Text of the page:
2. Feeling Empathy
In the same way we know people with extremist personalities, we all know people at both ends of the empathy spectrum: the ones who will rush right over with a freshly baked lasagna when your cat dies and the ones who make you work until 9 p.m. on the night your kid has the solo in the seventh-grade choral concert. Typically, wed call the latter Scrooge coldhearted. But the biologys all wrong. Aint the heart thats cold; its the brain. As with virtually every one of our biological functions, theres a survival value in feeling empathy for others; teaming up with a community to get a job done or fend off an attack is more advantageous than doing it alone. Its more than just adaptation at play, though. Its brain function.
Our moral system is largely dependent on how connected we feel with others; the more connected we feel, the higher our degree of generosity and compassion. Part of the biology comes from a phenomenon involving what are called mirror neurons. Someone does something around you (yawns or crosses her arms), and you pick up on it and reflect the same action back. Mirror neurons like tiny, neurological video cameras record life as it happens. Theyre how children learn and why you may pick up a southern accent after living a year in Louisiana. These neurons are found in various areas of the brain, and they fire in response to peoples actions. When you see a person performing an action, you automatically want to simulate the action with the brain (certain circuits in the brain may actually prevent you from doing it, though). This applies to watching someone dance on Dancing with the Stars or serve an ace at the U.S. Open, which is why we can perform better after a real pro shows us the way. Mirror neurons enabled the brains of our ancestors to increase dramatically in size, because their learning (and survival) ability grew so dramatically. The cool thing is that mirror neurons dont fire only with yawning and other inconsequential bodily blurts; your mirror neurons also react to emotions, generating empathy. When you see someone touched in a painful way, your own pain areas are activated; when you see a spider crawl up someones leg, you feel a creepy sensation because your mirror neurons are firing.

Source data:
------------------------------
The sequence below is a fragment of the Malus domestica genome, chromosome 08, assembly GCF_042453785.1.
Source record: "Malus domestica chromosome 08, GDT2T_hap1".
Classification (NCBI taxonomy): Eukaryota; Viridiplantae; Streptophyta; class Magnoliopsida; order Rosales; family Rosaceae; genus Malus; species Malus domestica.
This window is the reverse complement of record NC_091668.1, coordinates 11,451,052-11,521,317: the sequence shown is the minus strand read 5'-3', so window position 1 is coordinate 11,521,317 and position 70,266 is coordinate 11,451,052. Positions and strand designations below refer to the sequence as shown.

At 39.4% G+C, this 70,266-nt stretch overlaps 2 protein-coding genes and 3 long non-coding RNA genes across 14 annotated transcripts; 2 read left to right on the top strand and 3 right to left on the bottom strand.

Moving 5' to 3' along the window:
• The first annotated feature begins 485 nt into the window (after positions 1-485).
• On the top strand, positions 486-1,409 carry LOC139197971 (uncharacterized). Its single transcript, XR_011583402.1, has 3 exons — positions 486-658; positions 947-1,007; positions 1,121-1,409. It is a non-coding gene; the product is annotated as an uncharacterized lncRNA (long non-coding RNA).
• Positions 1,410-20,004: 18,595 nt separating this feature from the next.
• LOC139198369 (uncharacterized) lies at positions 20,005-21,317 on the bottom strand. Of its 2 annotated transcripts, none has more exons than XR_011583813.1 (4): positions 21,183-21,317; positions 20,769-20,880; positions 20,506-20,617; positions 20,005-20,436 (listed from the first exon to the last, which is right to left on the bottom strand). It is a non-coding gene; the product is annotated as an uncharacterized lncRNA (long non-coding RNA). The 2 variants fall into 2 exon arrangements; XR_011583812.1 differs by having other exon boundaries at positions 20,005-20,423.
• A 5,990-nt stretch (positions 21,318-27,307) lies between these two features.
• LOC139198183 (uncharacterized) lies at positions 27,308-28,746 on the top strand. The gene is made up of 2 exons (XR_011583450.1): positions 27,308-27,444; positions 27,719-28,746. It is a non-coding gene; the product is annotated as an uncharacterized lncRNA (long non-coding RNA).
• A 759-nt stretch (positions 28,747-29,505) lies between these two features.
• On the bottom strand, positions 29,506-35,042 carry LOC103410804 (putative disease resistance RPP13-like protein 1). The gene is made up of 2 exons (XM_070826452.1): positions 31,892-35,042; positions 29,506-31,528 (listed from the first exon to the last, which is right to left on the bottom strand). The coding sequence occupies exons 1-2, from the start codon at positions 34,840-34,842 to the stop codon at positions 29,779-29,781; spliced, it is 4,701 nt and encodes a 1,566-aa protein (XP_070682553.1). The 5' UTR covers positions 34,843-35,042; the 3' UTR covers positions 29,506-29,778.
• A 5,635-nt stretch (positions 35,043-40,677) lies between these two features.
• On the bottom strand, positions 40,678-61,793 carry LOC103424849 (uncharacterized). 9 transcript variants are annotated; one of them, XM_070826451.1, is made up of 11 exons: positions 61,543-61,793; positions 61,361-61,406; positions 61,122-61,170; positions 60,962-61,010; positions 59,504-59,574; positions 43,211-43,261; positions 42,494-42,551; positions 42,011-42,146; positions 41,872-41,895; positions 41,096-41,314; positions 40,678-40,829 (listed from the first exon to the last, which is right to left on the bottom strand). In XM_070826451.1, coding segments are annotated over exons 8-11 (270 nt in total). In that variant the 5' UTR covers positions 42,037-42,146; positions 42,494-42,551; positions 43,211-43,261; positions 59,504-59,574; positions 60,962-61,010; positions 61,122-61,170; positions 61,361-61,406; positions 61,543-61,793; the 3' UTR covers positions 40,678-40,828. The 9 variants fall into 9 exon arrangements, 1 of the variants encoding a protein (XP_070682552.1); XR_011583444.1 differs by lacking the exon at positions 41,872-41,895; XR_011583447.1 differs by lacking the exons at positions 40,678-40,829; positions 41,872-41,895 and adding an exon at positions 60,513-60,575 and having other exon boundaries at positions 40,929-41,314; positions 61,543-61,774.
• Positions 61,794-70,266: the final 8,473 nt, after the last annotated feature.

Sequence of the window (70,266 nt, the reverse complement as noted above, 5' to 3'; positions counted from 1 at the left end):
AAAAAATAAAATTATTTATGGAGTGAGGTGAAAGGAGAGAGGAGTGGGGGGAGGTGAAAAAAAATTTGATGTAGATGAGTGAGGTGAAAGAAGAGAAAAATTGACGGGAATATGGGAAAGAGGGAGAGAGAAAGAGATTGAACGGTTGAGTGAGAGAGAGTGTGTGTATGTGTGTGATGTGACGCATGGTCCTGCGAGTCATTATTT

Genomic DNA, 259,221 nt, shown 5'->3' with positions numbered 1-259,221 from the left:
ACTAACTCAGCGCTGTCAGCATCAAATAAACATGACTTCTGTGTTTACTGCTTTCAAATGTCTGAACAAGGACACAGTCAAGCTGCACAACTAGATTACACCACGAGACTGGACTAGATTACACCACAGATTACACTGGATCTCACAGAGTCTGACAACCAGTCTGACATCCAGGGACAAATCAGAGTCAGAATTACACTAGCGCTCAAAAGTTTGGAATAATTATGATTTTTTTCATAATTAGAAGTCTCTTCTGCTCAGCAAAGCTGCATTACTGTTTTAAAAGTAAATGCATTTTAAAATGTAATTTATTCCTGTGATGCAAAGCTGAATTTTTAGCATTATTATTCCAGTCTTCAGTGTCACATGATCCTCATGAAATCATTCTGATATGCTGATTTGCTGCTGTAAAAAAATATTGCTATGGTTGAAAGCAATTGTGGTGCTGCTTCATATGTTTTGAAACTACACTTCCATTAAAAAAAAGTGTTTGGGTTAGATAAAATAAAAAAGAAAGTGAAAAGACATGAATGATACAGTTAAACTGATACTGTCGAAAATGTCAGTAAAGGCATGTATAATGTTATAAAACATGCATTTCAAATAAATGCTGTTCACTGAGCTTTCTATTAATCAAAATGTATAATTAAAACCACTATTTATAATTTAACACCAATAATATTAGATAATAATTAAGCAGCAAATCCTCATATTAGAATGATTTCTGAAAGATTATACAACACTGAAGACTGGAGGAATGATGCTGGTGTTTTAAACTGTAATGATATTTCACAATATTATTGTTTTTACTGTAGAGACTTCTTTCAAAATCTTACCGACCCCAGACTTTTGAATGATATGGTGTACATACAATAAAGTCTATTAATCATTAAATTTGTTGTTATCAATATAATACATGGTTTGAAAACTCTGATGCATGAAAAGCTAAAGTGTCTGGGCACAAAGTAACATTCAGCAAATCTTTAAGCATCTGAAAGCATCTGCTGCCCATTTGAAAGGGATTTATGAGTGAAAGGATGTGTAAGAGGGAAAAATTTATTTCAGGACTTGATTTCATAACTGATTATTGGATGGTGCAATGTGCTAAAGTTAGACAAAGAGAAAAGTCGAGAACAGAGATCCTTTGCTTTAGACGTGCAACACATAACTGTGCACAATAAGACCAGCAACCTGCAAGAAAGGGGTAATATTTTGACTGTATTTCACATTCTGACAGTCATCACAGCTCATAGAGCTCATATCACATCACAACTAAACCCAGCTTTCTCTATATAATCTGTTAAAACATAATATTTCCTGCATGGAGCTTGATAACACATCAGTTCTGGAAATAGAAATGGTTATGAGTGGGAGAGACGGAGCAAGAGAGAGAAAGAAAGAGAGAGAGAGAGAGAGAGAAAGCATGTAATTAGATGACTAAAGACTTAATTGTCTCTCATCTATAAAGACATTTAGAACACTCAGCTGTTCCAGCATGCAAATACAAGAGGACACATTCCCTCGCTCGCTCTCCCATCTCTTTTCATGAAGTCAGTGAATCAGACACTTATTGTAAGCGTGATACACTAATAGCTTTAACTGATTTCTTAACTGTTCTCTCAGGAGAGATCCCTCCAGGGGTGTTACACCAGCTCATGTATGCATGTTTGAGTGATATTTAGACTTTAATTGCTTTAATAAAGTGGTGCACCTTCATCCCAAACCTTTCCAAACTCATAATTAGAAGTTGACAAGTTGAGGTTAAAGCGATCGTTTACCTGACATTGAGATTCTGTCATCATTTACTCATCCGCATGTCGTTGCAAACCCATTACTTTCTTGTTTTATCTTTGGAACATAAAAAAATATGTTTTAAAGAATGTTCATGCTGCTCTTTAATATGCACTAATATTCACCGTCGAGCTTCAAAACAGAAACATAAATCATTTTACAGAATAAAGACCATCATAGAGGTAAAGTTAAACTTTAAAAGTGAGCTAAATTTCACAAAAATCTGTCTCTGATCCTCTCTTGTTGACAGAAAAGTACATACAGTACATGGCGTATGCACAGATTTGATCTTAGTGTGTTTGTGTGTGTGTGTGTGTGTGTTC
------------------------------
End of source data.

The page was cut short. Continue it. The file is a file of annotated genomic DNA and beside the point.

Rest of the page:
Social emotions such as guilt, shame, embarrassment, and lust are based on a uniquely human mirror neuron system found in the part of your brain called the insula (remember, the part of the brain associated with addictions). Its why you feel sad in the face of tragedy; you can empathize with the people who experience it. Its what allows you to connect with other humans and transcend your differences. Its also one of the reasons why church services and rituals can be so effective in helping people stay happy; they help teach you how youre supposed to feel and how powerful it can be to help others. We also know that different parts of the brain react depending on the morality of the decisions you make. In some MRI tests, researchers found that the left frontal lobe and temporal lobes were activated when making moral judgments, and it seems that when some of that neural circuitry is injured, morality can also be impaired. Cats have very small frontal lobes so they tend to not be as compassionate. Women appear to access this part of the brain (not the cats, their own) more than men, especially during childbearing years.